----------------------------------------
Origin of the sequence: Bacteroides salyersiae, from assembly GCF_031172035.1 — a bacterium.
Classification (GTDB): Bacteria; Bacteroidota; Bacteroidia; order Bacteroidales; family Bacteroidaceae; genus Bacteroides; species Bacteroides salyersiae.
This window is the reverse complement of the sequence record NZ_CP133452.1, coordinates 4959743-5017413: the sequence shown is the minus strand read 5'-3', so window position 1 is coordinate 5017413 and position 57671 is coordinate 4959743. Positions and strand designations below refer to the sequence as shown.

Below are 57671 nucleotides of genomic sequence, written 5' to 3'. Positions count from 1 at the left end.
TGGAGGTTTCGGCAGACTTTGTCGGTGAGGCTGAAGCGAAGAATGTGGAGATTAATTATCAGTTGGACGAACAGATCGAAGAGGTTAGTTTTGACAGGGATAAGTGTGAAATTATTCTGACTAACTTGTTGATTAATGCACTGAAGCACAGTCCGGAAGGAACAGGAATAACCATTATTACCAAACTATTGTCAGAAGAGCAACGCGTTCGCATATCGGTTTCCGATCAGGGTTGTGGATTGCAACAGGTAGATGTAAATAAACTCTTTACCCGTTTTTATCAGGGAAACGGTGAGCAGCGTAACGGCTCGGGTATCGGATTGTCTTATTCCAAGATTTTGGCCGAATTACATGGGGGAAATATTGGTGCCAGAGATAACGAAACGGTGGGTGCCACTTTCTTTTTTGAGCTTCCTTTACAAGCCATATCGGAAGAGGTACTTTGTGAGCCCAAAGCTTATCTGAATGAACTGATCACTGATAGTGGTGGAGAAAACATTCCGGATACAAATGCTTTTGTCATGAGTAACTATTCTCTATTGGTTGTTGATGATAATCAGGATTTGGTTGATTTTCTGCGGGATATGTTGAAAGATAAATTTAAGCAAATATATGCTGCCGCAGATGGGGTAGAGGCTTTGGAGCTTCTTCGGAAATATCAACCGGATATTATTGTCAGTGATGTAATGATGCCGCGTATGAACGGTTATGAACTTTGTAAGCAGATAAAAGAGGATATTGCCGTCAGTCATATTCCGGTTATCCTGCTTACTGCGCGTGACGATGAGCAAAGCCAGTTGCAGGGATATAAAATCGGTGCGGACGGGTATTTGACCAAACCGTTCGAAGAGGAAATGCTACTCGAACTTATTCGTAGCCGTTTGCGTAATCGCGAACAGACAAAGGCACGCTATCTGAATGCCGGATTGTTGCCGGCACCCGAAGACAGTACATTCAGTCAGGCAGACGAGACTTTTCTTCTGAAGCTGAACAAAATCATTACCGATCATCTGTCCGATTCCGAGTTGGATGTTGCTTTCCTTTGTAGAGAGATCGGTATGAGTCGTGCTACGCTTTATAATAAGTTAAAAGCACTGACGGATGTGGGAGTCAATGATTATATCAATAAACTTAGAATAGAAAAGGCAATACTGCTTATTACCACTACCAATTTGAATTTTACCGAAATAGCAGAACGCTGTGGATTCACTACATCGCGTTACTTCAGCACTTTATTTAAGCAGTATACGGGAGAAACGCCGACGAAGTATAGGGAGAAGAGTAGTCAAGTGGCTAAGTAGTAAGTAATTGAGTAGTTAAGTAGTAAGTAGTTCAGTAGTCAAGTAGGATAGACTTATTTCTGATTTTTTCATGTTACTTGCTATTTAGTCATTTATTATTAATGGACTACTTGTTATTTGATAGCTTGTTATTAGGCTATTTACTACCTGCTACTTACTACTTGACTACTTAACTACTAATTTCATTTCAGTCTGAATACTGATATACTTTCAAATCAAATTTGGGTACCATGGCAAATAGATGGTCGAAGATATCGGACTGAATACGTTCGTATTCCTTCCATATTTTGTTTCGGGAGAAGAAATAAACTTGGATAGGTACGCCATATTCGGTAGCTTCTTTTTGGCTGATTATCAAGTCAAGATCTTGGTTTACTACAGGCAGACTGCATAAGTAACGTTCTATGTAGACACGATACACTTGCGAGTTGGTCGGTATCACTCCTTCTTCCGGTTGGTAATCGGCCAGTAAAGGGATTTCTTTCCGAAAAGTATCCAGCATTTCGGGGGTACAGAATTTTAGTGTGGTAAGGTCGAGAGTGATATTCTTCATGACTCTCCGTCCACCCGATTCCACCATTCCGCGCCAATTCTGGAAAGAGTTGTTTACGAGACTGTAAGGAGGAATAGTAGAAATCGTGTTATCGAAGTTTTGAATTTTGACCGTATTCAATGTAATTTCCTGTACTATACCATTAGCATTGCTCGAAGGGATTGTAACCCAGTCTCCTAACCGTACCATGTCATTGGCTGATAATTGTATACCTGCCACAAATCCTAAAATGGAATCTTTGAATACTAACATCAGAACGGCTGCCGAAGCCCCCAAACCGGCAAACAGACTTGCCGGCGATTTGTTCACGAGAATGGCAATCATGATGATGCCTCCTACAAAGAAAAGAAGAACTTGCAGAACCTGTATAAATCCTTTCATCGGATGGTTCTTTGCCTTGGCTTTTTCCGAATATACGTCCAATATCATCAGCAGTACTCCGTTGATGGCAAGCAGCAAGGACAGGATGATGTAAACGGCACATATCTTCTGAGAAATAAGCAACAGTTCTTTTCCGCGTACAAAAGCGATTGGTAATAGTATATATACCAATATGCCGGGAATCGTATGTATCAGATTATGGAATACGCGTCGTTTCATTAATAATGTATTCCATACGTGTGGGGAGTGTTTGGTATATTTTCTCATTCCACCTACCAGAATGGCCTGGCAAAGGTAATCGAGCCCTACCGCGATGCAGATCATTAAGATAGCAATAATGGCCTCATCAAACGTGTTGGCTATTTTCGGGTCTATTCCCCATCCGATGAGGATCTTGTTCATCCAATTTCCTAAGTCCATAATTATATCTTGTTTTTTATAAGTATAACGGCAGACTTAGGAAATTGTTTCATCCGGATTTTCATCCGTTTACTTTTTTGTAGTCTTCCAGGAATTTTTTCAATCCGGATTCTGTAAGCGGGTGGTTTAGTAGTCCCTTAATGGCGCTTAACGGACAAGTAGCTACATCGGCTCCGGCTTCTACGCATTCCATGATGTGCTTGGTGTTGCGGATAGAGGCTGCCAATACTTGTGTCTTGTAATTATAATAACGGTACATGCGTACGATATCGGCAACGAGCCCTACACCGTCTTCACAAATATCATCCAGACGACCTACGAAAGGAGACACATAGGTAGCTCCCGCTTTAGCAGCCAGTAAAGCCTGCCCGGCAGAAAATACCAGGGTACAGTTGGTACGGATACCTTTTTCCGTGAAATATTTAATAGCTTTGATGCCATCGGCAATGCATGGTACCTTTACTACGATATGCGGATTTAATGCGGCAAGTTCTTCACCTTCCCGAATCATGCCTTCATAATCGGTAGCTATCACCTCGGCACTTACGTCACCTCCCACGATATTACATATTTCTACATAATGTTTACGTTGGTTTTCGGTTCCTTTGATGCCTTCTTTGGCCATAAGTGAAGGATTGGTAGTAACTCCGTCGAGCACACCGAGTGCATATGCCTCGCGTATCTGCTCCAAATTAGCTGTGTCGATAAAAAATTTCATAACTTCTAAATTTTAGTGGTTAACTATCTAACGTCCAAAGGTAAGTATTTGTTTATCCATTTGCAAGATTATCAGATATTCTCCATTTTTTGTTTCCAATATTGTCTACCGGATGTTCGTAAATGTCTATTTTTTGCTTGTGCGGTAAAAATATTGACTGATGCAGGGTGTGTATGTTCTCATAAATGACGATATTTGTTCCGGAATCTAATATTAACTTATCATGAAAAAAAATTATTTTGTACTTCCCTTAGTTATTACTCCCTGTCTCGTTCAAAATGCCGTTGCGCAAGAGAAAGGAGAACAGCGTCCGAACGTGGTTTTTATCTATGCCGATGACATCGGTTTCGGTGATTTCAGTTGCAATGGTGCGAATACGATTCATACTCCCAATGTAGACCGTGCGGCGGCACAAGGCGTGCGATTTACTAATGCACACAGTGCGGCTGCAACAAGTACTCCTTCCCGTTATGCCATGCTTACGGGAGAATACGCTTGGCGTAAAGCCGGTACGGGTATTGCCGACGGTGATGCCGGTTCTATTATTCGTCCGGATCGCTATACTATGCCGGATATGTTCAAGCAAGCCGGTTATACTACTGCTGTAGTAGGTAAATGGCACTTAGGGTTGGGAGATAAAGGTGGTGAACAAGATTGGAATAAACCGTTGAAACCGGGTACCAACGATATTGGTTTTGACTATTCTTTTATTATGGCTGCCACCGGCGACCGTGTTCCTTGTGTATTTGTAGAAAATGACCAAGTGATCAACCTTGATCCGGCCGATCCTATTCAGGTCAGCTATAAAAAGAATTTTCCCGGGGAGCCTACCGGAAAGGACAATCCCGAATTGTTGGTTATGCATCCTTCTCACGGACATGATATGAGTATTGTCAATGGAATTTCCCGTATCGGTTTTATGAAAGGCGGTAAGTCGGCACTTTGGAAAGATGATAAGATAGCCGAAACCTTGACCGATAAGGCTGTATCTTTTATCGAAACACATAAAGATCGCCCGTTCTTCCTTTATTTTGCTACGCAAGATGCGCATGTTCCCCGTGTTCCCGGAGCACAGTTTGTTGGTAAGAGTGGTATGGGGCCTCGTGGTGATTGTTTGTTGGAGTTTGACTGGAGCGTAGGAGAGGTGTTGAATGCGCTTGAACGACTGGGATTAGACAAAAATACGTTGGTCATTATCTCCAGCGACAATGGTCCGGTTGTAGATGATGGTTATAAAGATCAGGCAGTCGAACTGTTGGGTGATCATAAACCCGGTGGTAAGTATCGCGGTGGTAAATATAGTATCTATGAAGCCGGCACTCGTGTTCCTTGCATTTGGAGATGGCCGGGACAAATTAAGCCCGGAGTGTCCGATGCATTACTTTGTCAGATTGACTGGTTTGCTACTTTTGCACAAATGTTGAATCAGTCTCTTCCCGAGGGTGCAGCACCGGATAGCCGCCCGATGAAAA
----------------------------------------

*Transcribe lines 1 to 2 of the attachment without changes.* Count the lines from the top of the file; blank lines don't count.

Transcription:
Origin of the sequence: Bacteroides salyersiae, from assembly GCF_031172035.1 — a bacterium.
Classification (GTDB): Bacteria; Bacteroidota; Bacteroidia; order Bacteroidales; family Bacteroidaceae; genus Bacteroides; species Bacteroides salyersiae.